There is quite a difference between beating Belgium and ousting Spain from the top spot in World football, of course, and even getting the opportunity to try comes at the end of a long road. In Portugal, the Netherlands, and Denmark, Germany could not have asked for many tougher group stage opponents. But if we work on the broad assumption, for now, that both top their groups, Germany and Spain couldn’t then meet until the final. Now let’s imagine that they do just that, coming head-to-head in that climactic game, the two favourites matching expectations and steamrollering through the tournament to set up a rerun of the last final. Not for this year the humbling of 2008, when Spain’s 1-0 win was flattering only for their defeated opponents, as the promise of a generation finally flourished after decades of underachievement. This time, Germany are ready.

The big issue in stopping Spain lies in quelling the flow of the midfield. Busquets, Iniesta, Xavi, Fabregas and Silva need little introduction. Yet they are qualities that, on the whole, Khedira has encountered before. He was on the side that effectively sealed the Spanish league title at the Nou Camp in April, getting on the scoresheet and helping keep a lid on Busquets, Iniesta and Xavi from his usual position in front of the back four. Looking back at the goals Germany have conceded this year, a disproportionate number came from crosses into the box which the defence struggled to clear, rather than by breaking down the defence. Khedira is reinventing the Makalele role with attacking bite. Spain may just need a plan B.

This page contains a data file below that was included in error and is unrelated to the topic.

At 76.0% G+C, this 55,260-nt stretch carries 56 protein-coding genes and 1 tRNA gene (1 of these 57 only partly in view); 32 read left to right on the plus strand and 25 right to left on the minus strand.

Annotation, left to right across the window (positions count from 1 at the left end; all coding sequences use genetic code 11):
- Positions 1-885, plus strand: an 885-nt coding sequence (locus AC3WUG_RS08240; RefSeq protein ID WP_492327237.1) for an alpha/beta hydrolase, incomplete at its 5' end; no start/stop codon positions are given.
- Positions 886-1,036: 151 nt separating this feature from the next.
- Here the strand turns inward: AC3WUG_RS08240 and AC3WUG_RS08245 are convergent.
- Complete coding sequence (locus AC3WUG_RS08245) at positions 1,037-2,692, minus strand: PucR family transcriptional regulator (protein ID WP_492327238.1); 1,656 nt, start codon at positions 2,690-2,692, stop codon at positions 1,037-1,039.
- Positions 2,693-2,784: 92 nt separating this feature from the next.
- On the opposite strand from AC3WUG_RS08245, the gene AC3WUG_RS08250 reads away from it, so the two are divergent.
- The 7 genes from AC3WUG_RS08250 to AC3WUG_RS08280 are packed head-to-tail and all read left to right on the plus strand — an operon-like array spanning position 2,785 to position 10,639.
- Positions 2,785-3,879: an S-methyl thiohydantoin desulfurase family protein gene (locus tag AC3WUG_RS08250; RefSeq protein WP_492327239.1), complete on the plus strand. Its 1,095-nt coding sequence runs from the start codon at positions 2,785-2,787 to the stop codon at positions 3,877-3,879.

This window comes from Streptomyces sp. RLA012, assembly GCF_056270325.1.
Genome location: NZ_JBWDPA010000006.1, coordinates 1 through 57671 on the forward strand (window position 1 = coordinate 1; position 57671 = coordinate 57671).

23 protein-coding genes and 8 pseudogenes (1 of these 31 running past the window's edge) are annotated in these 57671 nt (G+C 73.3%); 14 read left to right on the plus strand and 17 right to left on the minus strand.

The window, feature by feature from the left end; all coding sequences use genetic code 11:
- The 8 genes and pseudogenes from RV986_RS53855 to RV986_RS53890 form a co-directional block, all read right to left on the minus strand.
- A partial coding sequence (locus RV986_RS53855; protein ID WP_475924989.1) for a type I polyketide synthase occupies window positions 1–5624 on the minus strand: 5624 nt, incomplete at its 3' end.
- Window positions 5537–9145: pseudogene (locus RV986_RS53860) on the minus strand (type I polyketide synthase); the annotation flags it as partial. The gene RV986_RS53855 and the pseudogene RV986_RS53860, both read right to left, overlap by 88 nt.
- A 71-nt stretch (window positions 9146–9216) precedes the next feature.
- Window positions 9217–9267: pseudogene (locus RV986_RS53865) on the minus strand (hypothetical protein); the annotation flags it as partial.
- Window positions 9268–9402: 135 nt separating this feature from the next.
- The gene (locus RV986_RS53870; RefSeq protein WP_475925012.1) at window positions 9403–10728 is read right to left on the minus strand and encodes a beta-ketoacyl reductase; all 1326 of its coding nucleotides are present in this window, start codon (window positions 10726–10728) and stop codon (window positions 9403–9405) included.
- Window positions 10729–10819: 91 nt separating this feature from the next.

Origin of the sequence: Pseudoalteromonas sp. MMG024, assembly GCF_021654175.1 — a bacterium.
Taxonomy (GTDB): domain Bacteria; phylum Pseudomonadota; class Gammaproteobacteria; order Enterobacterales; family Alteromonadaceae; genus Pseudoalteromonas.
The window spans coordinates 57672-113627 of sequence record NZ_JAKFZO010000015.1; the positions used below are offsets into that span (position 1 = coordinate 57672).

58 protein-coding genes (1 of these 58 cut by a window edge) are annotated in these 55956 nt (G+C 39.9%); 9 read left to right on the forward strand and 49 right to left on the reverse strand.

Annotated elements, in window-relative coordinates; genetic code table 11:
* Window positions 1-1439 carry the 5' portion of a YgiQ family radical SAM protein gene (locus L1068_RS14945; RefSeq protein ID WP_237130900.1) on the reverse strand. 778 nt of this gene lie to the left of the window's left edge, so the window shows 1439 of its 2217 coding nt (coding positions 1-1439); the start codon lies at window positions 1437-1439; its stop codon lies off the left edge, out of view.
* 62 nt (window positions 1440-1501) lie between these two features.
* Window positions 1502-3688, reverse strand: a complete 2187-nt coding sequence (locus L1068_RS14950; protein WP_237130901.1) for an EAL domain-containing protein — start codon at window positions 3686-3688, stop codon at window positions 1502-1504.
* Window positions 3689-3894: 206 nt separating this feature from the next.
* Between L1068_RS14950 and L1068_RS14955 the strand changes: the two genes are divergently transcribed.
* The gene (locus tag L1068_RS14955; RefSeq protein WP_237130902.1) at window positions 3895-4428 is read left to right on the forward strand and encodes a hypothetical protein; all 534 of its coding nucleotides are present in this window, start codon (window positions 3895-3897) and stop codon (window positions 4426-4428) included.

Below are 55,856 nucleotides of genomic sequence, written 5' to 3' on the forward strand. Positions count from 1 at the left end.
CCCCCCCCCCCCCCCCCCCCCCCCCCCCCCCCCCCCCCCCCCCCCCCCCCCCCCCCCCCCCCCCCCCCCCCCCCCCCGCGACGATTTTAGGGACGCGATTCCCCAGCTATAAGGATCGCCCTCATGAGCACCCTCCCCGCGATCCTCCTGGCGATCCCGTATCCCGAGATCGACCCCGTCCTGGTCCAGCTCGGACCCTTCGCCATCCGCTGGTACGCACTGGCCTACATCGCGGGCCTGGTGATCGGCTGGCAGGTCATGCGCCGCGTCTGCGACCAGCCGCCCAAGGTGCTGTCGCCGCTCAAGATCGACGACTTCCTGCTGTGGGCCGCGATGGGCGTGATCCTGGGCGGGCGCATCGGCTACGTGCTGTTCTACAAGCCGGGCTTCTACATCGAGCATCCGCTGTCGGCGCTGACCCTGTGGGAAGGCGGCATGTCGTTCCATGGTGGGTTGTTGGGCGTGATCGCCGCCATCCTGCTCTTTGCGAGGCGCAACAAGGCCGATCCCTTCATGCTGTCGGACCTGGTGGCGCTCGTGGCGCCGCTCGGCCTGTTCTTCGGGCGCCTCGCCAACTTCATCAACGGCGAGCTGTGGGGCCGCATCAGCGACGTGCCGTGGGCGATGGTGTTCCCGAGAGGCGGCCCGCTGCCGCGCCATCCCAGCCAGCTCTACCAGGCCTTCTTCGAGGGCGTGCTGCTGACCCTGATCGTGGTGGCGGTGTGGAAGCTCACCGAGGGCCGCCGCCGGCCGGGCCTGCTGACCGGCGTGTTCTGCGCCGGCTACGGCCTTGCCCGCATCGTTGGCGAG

Of course, Spain still have their own fragility to worry about. While Fernando Llorente is attracting admiring glances from a number of clubs after a fine season, the absence through injury of David Villa deprives Spain of their top scorer from qualifying. Fernando Torres’ continuing struggles at Chelsea have led to discontent, a lack of confidence, and even a spell of absence from the national team, and there’s no guarantee that he would even be the man to step into Villa’s shoes. At the other end, the team’s mainstay defender Carlos Puyol is also missing from the squad, leading to speculation that Sergio Ramos could step into an unfamiliar centre half position to fill the gap in defence. Waiting for him in the centre would, most likely, be the erratic Barcelona defender Gerard Pique. With so much emphasis on the full backs to attack, how would Spain cope with the attacking fluidity of Germany’s front five?

It is more incumbent than ever on Spain’s midfield to provide the quality that justifies their top billing, to keep possession to protect the defence, while working their own openings for want of an established international striker. But after the undoing of Barcelona this season, the spell has been broken; the virus has been planted in the mothership – Send out the message: We know how to beat them. So, take it as read that nobody will be Writing Off The Germans this summer. Instead, it’s probably best to get on board with their fluid attacking style now – forget where you are for a moment, and you’ll probably enjoy it. It would be a brave man who bets against them taking home the trophy.

Posted by Thom Kennedy

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5 thoughts on “End of the Tiki-Taka Weltanschauung: Why it’s Germany’s to Lose

  1. […] way off against Portugal, as a much-fancied team laboured to produce the aggressive counter-attack expected of them. In that match, there was something Byronic in the Portuguese performance – a moody railing […]

  2. […] that final really the night when, symbolically at least, a non-contact, packed-midfield brand of tiki-taka football was crowned? And, if so, where does this leave the defensively-minded midfielder who’s […]

  3. […] how brilliant its functionaries, and many of the survivors of the group stages  – particularly Germany and an England under fire for being technically-bereft – will feel they have a point to make […]